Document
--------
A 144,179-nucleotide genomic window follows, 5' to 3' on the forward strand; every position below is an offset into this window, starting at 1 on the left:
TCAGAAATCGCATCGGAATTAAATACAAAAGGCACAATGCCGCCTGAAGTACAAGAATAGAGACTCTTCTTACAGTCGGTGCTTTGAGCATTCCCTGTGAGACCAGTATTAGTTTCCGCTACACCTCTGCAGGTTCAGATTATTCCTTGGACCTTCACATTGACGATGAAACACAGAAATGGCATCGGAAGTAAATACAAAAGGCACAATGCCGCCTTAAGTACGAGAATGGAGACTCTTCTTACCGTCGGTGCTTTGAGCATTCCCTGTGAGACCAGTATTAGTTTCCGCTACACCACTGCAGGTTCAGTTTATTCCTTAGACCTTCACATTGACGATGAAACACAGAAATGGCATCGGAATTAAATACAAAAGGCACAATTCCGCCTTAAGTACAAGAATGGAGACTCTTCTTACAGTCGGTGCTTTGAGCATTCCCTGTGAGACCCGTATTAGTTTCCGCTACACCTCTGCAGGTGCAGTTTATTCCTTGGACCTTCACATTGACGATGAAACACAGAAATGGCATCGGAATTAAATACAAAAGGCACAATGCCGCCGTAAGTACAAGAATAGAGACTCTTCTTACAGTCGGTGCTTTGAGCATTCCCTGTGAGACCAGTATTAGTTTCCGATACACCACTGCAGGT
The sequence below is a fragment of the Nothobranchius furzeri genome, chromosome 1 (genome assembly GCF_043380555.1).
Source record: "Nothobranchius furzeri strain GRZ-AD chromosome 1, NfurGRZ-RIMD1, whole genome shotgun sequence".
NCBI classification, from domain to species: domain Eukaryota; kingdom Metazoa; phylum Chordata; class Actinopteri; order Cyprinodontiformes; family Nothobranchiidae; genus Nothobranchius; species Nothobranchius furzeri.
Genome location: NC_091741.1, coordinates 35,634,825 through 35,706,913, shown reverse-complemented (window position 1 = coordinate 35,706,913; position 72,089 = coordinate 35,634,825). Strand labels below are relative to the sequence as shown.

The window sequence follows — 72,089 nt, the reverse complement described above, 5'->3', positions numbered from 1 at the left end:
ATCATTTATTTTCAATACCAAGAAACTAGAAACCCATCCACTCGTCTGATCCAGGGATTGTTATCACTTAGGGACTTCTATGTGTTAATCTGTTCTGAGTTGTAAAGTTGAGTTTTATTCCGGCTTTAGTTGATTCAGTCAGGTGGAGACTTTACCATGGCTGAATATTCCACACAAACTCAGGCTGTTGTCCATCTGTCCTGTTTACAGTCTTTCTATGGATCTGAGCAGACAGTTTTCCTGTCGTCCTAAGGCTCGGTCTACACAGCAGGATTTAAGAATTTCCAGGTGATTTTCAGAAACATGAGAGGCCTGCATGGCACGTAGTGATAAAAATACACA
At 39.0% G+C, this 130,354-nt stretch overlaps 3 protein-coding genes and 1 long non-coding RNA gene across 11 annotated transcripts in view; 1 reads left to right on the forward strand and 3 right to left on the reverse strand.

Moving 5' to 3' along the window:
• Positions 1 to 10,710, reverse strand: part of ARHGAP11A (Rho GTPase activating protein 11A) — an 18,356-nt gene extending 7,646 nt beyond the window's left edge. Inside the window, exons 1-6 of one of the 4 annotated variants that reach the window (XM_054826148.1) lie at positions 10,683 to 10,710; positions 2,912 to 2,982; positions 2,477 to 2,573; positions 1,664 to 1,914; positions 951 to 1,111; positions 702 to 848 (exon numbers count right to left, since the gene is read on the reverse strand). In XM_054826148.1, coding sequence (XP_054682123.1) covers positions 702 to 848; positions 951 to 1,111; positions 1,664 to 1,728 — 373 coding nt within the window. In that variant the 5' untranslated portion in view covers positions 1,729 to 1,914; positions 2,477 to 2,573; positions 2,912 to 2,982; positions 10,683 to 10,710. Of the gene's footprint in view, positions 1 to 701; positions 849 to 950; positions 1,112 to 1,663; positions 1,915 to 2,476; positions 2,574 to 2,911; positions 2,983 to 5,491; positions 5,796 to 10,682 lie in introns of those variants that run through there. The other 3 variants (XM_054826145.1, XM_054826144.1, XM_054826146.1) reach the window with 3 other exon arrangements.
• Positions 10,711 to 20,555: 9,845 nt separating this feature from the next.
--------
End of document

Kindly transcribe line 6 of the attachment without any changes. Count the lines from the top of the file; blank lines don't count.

Genome location: NC_091741.1, coordinates 35,634,825 through 35,706,913, shown reverse-complemented (window position 1 = coordinate 35,706,913; position 72,089 = coordinate 35,634,825). Strand labels below are relative to the sequence as shown.